Mirror or Mirage: How the Cold War Relates to U.S.-China Relations

China’s rise over the past twenty years is the most consequential foreign policy challenge Washington has faced this century. Trade wars, diplomatic standoffs, and aggressive military posturing in the Indo-Pacific all point to intensifying economic and ideological conflict not seen since the Cold War. Naturally, it is tempting to look to that period of geopolitical tension and transpose past experiences onto the current U.S.-China relationship. Doing so, however, would be a misuse of history based on a flawed analogy and likely distort helpful lessons that can, and should, inform our current strategy. Policymakers must learn from the past, not recreate it.

Accounting for ideological, economic, and diplomatic differences between China and the Soviet Union allows for a nuanced approach to Beijing informed by Cold War history. In his recent book The Twilight Struggle, Hal Brands argues that the Cold War offers a starting point to renew discussion of great power models that were put aside with the fall of the Soviet Union. [1] This does not, however, mean replacing “Soviet Union” with “China” in the analytical framework. Instead, as Brands explains, Cold War history should be re-evaluated for insights, not wholesale policy, to inform new and creative approaches to China. Still, even with nuanced historical thinking in policymaking, the use of “cold war” language can be problematic because it inevitably evokes the Cold War with its attendant arms races, mutually exclusive spheres of influence, and the “domino theory.” [2] [3] Reliance on language from the past can obscure challenges in the present. It risks placing current policy in a Cold War framework that no longer applies. [4] 

History is too often taught as a sequence of events, simplified to aid easy digestion but not deep thinking. Unique factors defining events are brushed over or ignored. In today’s world, where overloaded inboxes and daily emergencies hinder inquiry into the past or contemplation of the future, thorough historical thinking is urgently important. American policymaking would benefit from improvements in historical education, training students to treat the past not as a complex of events to be memorized but narratives to be analyzed and lessons to be postulated. Great power competition did not arise in the Cold War but can be traced through centuries of interstate conflict and balancing. Insights derived from holistic study of distinct historical cases should inform U.S. perspective and policy. 

The current competition centers on two rival powers competing for technological advantage, economic primacy, and global influence. The parallels between China and the Soviet Union end there. Unlike during the Cold War, the United States and China are deeply connected. Since its accession to the World Trade Organization in 2001, Beijing has garnered massive economic benefits from the current international order. China’s economic growth has not only propelled it to great power status but conferred economic windfalls for the United States. Bilateral trade, foreign direct investments, and supply chain integrations have fostered economic growth, expanded choices for the American consumer, and created close to 1.8 million jobs for U.S. citizens. While concern over the trade deficit has caused U.S. policymakers to advocate for economic decoupling, doing so risks losing $1.6 trillion in U.S. GDP and over 700,000 jobs by the mid 2020s. [5] Furthermore, the United States and China continue to cooperate on transnational issues such as climate change, counterterrorism, and scientific research. Though the cooperation is limited and imperfect, these domains and others offer shared space for U.S.-China relations that never existed between the United States and Soviet Union. [6] This mix of competition and cooperation between the United States and China is not paralleled in the earlier U.S.-USSR relationship.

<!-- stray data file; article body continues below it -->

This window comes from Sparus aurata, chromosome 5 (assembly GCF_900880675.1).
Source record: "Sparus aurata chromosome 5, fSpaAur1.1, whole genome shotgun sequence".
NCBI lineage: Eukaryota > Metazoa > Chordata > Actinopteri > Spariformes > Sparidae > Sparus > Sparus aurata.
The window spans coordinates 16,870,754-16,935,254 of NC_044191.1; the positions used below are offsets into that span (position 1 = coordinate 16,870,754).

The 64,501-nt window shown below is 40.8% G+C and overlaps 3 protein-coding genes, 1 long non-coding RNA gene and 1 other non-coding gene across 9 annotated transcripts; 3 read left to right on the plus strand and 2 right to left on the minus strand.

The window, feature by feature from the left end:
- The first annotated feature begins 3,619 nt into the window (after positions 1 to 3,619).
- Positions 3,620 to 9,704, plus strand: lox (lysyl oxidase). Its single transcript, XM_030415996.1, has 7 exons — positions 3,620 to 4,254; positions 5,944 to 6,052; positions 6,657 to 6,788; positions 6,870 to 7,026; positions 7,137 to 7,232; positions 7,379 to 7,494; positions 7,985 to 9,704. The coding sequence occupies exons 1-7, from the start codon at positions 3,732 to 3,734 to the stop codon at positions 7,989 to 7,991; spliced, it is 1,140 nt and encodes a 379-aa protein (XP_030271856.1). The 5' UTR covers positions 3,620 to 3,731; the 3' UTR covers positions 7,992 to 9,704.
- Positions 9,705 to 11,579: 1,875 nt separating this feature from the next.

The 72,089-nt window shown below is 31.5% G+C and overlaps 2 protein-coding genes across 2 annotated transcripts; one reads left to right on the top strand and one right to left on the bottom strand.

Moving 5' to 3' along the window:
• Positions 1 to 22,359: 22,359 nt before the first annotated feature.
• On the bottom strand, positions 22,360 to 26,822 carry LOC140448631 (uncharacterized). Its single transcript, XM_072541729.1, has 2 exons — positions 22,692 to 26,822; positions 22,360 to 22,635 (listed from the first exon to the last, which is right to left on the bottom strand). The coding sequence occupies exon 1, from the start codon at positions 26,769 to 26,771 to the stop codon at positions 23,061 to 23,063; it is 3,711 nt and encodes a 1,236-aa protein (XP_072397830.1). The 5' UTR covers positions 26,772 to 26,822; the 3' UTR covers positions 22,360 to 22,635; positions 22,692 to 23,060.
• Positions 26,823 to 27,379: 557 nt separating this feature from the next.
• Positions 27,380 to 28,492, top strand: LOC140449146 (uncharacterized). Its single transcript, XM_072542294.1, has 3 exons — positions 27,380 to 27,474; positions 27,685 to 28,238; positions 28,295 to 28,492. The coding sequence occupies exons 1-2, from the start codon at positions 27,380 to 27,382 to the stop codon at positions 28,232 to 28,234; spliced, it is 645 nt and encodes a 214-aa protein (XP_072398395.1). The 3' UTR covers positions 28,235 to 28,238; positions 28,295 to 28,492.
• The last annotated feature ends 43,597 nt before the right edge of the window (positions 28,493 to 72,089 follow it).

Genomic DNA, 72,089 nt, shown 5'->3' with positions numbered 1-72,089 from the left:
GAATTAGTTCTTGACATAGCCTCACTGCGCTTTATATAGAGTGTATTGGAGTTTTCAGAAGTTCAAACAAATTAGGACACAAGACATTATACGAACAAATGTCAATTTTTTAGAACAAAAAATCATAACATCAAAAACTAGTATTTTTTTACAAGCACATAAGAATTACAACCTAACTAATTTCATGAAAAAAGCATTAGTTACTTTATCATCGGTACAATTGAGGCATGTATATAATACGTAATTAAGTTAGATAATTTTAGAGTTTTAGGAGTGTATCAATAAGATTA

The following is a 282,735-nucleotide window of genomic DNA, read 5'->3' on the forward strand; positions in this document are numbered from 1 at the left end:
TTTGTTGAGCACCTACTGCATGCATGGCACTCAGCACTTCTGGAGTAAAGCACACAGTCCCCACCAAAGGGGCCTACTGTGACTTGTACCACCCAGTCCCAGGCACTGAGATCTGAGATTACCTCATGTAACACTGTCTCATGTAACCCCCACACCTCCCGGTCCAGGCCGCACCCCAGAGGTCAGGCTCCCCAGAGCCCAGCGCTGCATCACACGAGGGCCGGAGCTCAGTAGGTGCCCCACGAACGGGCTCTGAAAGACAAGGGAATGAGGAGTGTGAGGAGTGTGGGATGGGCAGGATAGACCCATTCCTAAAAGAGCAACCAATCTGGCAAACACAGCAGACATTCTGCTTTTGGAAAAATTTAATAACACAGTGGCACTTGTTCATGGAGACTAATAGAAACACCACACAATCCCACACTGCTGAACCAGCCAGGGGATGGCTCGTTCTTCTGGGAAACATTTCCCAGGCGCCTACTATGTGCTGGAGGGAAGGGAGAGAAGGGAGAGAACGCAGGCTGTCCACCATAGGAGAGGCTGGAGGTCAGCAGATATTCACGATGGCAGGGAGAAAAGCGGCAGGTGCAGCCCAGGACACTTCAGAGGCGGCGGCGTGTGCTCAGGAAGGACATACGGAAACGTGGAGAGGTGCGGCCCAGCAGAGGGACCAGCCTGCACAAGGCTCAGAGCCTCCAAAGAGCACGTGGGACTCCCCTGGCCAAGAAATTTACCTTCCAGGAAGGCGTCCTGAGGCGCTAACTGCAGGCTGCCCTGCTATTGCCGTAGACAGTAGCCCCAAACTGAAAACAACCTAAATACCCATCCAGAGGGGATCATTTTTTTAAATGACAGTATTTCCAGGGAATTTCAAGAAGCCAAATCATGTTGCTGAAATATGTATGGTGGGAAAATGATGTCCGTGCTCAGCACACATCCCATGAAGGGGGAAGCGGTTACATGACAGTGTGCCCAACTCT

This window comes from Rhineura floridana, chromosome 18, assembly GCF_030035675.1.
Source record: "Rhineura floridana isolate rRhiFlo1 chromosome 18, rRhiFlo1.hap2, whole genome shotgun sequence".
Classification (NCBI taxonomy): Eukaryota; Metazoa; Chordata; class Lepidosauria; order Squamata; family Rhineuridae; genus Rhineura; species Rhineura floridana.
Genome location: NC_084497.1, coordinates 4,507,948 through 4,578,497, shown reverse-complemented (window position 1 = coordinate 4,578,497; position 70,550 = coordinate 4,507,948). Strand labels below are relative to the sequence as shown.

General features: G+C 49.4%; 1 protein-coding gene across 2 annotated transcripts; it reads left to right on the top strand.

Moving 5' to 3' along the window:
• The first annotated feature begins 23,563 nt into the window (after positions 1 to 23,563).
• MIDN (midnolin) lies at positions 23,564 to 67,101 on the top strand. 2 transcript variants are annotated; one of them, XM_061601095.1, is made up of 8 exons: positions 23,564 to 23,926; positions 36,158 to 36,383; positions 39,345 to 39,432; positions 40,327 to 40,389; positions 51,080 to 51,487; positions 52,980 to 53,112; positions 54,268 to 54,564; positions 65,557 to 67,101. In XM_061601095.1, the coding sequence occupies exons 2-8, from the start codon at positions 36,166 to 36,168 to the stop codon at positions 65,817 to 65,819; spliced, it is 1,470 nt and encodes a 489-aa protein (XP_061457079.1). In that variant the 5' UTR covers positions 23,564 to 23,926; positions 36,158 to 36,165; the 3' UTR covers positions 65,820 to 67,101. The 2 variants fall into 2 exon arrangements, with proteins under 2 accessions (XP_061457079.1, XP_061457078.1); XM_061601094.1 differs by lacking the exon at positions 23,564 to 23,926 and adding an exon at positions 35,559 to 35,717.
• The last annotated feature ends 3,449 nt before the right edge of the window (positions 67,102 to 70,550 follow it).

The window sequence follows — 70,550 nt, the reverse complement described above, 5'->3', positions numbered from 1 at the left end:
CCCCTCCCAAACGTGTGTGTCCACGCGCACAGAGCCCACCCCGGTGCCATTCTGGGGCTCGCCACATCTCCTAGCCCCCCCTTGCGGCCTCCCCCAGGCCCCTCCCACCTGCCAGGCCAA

The security component of U.S.-China competition also poses a different challenge to Washington than the Soviet Union did. China’s forces are not the veteran Red Army that rolled over Europe. There is no Chinese equivalent to the Warsaw Pact and China’s neighbors, such as Vietnam and North Korea, are unlikely to support its regional policies. Our analysis should account for these differences between past competition and the challenge China poses today. 

Fundamentally, the brand of communism supported by the Union of Soviet Socialist Republics (USSR) and People’s Republic of China (PRC), and the role it plays within the state, are drastically different. Soviet ideology carried a stricter reliance on Marxist-Leninist theory, encouraging followers around the world to revolt against the global capitalist system. Global communism was the end-state and Washington was the primary obstacle standing in the way. The Chinese Communist Party (CCP) employs a looser interpretation of communist ideology. While the USSR incorporated Marxist-Leninist objectives across domestic and foreign agendas, the CCP has often modified its version of communism to support pragmatic state-building and development goals. Mao used communism to consolidate his power over political rivals only years before Deng mobilized communist thought to spread capitalist economic policies. The revolutionary communist power of the USSR would not see its mission represented in the highly capitalistic society of the PRC. The PRC’s view of international competition is not about promoting a world united by workers. This fundamental ideological separation means that U.S.-China competition is wholly different from that of the Cold War. Teasing out how ideology functions in the current relationship is an essential first step before imposing Cold War analogies to Beijing.